Journal of Minerals & Materials Characterization & Engineering, Vol. 9, No.10, pp.907-917, 2010 Printed in the USA. All rights reserved
The Development of Mathematical Model for the Prediction of Ageing Behaviour
for Al-Cu-Mg/Bagasse Ash Particulate Composites
V.S. Aigbodion*, S.B. Hassan, E.T. Dauda and R.A. Mohammed
Department of Metallurgical and Materials Engineering,
Ahmadu Bello University, Samaru, Zaria, Nigeria
*Corresponding Author:
The thermal ageing behaviour model of Al-Cu-Mg/Bagasse ash particulate composites with 2-
10wt% bagasse ash particles produced by double stir-casting method was developed in terms of
weight fraction of bagasse ash, ageing temperature and time. Hardness values measurement was
used in determining the ageing behaviour, after solution and age-hardened heat-treatment. The
experimental results demonstrate that the bagasse ash was the major parameter in the ageing
behaviour, followed by ageing temperature. The hardness values decreased as the ageing time
increases, interaction of weight of bagasse ash, ageing time and ageing temperature. Moreover,
the optimal combination of the testing parameters could be predicted. The predicted hardness
values were found to lie close to that of the experimentally observed ones. The developed
mathematical model can be employed for optimization of the process parameters of the ageing
behaviour of Al-Cu-Mg/Bagasse ash particulate composites with respect to har dness val ues.
Keywords: Al-Cu-Mg alloy, Ageing temperature and time, Analysis of variance, Bagasse Ash
and Linear regression
The development of metal matrix composites (MMCs) is of great interest in industrial
applications for lighter materials with high specific strength, stiffness and heat resistance, they
form a new class of industrial materials [1]. In MMCs, aluminium-matrix composites (MMCs)
reinforced with discontinuous reinforcements are very attractive because they give the best
combination of strength, ductility and toughness and they can be processed by conventional
908 V.S. Aigbodion, S.B. Hassan, E.T. Dauda and R.A. Mohammed Vol.9, No.10
methods such as casting, rolling, forging, extrusion and as a final process, machining [1-3].
Recently, there has been an increasing interest in composites containing low density and low
cost reinforcements [4-5]. Among various discontinuous dispersions used bagasse ash has been
found to be one of the most inexpensive and low density reinforcement available in large quantities as
solid waste from the sugar processing mill [3, 6]. Hence, composites with bagasse ash as
reinforcement are likely to overcome the cost barrier for wide spread applications in automotive
and small engine applications. It is therefore expected that the incorporation of bagasse ash
particles in aluminium alloy will promote yet another use of this low-cost waste by-product and,
at the same time, have the potential for conserving energy- intensive aluminium and thereby,
reducing the cost of aluminium products [3, 6].
The age hardening characteristics of an alloy are generally modified by the introduction of
reinforcement. These modifications are due to the manufacturing process, the reactivity between
the reinforcement and the matrix, the size, morphology and volume fraction of the reinforcement.
Strength increment due to ageing is necessary in aluminium alloys because it helps to develop
acceptable mechanical properties [1].
The earlier works [7-11] concluded that the addition of discontinuous ceramic particles into
aluminium matrix resulted in the dislocation generation leading to different ageing kinetics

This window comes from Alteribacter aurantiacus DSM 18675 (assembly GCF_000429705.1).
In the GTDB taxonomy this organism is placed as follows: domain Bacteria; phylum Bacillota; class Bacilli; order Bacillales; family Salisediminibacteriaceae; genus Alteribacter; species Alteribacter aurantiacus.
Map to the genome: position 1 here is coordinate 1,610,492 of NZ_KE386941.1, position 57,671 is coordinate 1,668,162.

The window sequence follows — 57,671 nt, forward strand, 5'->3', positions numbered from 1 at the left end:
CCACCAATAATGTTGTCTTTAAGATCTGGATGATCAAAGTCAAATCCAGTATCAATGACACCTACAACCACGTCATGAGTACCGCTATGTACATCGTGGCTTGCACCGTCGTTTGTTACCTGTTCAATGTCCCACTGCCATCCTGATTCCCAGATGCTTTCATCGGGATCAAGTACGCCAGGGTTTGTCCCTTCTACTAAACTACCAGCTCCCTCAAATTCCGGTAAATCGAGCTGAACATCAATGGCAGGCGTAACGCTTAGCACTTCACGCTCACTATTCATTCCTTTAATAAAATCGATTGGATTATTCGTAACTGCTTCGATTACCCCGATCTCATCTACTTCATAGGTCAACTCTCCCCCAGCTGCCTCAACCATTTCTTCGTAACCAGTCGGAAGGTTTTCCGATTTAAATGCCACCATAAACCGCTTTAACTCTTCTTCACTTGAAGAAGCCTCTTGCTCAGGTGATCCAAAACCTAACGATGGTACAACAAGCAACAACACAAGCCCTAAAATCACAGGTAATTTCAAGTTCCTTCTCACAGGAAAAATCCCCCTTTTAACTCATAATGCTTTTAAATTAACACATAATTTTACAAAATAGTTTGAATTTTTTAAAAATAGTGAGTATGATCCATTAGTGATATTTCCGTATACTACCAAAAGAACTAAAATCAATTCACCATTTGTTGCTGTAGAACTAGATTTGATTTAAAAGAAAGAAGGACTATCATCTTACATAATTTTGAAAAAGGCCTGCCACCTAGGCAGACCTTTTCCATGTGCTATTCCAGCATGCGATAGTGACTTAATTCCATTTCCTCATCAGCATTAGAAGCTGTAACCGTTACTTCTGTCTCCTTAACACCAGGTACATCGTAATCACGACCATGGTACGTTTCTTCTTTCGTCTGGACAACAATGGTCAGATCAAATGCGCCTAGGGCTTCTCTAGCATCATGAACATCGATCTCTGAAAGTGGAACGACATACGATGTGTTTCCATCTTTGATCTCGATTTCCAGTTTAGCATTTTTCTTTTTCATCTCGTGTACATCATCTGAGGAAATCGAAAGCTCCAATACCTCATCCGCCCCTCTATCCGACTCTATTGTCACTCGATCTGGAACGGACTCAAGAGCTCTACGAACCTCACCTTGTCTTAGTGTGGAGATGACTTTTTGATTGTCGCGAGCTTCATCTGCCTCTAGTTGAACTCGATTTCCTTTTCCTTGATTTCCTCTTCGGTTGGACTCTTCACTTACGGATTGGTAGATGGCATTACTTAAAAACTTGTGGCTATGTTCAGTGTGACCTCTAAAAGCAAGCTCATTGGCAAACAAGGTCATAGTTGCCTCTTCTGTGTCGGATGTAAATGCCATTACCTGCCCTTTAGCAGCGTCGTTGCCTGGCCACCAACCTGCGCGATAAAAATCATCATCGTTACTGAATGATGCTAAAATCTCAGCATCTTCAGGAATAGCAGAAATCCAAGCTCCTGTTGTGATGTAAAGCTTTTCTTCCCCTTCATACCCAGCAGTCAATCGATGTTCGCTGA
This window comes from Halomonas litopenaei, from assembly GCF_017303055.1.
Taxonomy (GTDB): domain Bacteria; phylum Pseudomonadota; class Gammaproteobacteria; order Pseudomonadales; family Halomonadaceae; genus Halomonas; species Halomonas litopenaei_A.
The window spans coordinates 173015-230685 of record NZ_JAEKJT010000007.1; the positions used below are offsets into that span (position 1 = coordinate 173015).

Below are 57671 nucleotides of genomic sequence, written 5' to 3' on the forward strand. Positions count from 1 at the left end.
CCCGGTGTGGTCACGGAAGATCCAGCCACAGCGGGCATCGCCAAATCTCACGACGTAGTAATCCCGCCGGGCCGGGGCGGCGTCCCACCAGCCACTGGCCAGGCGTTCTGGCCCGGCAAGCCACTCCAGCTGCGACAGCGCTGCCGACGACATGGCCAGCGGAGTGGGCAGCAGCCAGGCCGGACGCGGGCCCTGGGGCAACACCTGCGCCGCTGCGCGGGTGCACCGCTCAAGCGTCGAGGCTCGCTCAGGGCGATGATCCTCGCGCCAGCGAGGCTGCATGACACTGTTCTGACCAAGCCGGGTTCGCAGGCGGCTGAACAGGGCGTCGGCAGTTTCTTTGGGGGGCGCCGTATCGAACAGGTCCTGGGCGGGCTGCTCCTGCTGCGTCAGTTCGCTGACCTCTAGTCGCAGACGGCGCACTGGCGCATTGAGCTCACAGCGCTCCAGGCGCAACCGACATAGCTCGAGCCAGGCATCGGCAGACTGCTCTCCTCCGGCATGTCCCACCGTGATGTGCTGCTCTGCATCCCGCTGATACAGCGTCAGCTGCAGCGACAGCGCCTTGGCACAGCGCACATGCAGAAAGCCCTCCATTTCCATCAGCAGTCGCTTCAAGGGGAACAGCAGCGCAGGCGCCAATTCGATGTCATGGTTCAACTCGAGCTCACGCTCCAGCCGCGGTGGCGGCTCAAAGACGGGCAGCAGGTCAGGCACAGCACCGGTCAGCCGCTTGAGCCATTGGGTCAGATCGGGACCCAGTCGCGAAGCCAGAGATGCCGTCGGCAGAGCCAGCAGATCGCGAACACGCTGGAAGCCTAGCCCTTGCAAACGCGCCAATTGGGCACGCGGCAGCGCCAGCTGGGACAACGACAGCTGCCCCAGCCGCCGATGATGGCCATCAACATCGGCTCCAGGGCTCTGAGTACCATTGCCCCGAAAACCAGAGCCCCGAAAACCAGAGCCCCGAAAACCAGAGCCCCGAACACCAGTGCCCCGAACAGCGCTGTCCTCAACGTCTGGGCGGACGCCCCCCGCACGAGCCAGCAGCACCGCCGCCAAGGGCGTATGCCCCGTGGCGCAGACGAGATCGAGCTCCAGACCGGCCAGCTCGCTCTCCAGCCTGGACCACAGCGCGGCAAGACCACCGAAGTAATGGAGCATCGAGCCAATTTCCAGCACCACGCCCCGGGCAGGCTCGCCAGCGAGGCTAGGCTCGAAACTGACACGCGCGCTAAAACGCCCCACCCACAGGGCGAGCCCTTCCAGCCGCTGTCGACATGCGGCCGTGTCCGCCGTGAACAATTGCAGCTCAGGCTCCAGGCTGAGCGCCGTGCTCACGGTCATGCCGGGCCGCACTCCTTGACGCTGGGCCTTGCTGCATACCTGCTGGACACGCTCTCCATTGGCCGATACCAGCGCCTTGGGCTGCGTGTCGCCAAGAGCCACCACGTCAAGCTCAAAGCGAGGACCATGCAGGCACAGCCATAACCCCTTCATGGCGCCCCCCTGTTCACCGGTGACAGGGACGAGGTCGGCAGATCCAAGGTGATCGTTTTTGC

compared to monolithic alloys. Thus, there is a complexity involved in the ageing process of
composites when compared with that of unreinforced alloys [8]. Hence, an attempt has been
made in the present investigation to study and systematically record the effects of heat-treatment
parameters on hardness of Al-Cu-Mg/BAp composite. The age-hardening model of these
composites was developed based on the weight fraction of bagasse ash, ageing temperature and
time. Further more analysis of variance (ANOVA) is employed to investigate the testing
characteristics of the Al-Cu-Mg/BAp composites.
The Bagasse ash used in this study was characterized Composites used in this study were
A2009Al–Bagasse ash particles composites containing 2-10 Wt% Bagasse ash particles. The
samples were produced using the double stir casting method [1, 3] by keeping the percentage of
copper and magnesium constant (3.7%Cu and 1.4%Mg) according to the recommended standard
to produced alloy of type A2009 [3, 6] with 2-10Wt% Bagasse ash of particles size of 64µm. The
floating of the ash was avoid using the double stirring of the molten mixture. A control sample
without the Bagasse ash was also produced with this method. After casting, the specimen was
machined into hardness coupons for the purpose of determining the thermal ageing behaviour of
the produced composites.
Vol.9, No.10 The Development of Mathematical Model 909
The test coupons were polished at both the ends. The test samples were solution heat-treated at
temperature of 500oC in an electrically heated furnace, soaked for 3 hours at this temperature and
then rapidly quenched in warm water at 65oC. Thermal ageing of the quenched samples were
carried out at temperatures of 100, 200 and 300oC, for various ageing times until the peak ageing
is exceeded [3]. The ageing characteristic of these grades of composites was evaluated using
hardness values obtained from age-hardening samples.
The hardness values of both as-cast and thermally age-hardened samples were determined
according to the provisions in ASTM E18-79 using the Rockwell hardness tester on “B” scale
(Frank Welltest Rockwell Hardness Tester, model 38506) with 1.56mm steel ball indenter, minor
load of 10kg, major load of 100kg and hardness value of 101.2HRB as the standard block.
Before the test, the mating surface of the indenter, plunger rod and test samples were thoroughly
clean by removing dirt, scratches and oil and calibration of the testing machine using the